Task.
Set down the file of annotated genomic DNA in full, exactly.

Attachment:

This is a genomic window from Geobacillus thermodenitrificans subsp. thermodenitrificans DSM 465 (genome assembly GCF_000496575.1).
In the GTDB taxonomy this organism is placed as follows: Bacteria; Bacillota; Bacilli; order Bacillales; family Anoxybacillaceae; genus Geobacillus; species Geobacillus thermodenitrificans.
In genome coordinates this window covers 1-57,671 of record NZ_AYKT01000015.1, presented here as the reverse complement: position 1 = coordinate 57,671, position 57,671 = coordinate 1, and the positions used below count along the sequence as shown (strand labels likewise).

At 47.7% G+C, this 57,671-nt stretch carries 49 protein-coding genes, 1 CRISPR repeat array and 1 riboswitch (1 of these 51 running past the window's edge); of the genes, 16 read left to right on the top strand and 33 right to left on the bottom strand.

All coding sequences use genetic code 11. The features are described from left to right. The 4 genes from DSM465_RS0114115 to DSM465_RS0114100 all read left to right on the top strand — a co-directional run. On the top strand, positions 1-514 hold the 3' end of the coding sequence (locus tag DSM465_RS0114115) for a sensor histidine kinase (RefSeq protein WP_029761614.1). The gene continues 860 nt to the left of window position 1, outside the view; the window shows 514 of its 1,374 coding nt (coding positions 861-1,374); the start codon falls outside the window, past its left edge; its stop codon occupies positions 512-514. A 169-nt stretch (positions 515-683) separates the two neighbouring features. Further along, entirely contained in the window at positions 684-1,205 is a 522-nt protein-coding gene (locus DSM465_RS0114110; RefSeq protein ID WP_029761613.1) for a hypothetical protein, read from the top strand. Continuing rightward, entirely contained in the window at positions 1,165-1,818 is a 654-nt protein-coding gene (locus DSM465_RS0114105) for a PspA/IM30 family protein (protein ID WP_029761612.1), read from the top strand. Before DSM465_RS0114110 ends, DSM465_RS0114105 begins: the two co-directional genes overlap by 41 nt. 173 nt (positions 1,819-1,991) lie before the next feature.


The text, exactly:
This is a genomic window from Geobacillus thermodenitrificans subsp. thermodenitrificans DSM 465 (genome assembly GCF_000496575.1).
In the GTDB taxonomy this organism is placed as follows: Bacteria; Bacillota; Bacilli; order Bacillales; family Anoxybacillaceae; genus Geobacillus; species Geobacillus thermodenitrificans.
In genome coordinates this window covers 1-57,671 of record NZ_AYKT01000015.1, presented here as the reverse complement: position 1 = coordinate 57,671, position 57,671 = coordinate 1, and the positions used below count along the sequence as shown (strand labels likewise).

At 47.7% G+C, this 57,671-nt stretch carries 49 protein-coding genes, 1 CRISPR repeat array and 1 riboswitch (1 of these 51 running past the window's edge); of the genes, 16 read left to right on the top strand and 33 right to left on the bottom strand.

All coding sequences use genetic code 11. The features are described from left to right. The 4 genes from DSM465_RS0114115 to DSM465_RS0114100 all read left to right on the top strand — a co-directional run. On the top strand, positions 1-514 hold the 3' end of the coding sequence (locus tag DSM465_RS0114115) for a sensor histidine kinase (RefSeq protein WP_029761614.1). The gene continues 860 nt to the left of window position 1, outside the view; the window shows 514 of its 1,374 coding nt (coding positions 861-1,374); the start codon falls outside the window, past its left edge; its stop codon occupies positions 512-514. A 169-nt stretch (positions 515-683) separates the two neighbouring features. Further along, entirely contained in the window at positions 684-1,205 is a 522-nt protein-coding gene (locus DSM465_RS0114110; RefSeq protein ID WP_029761613.1) for a hypothetical protein, read from the top strand. Continuing rightward, entirely contained in the window at positions 1,165-1,818 is a 654-nt protein-coding gene (locus DSM465_RS0114105) for a PspA/IM30 family protein (protein ID WP_029761612.1), read from the top strand. Before DSM465_RS0114110 ends, DSM465_RS0114105 begins: the two co-directional genes overlap by 41 nt. 173 nt (positions 1,819-1,991) lie before the next feature.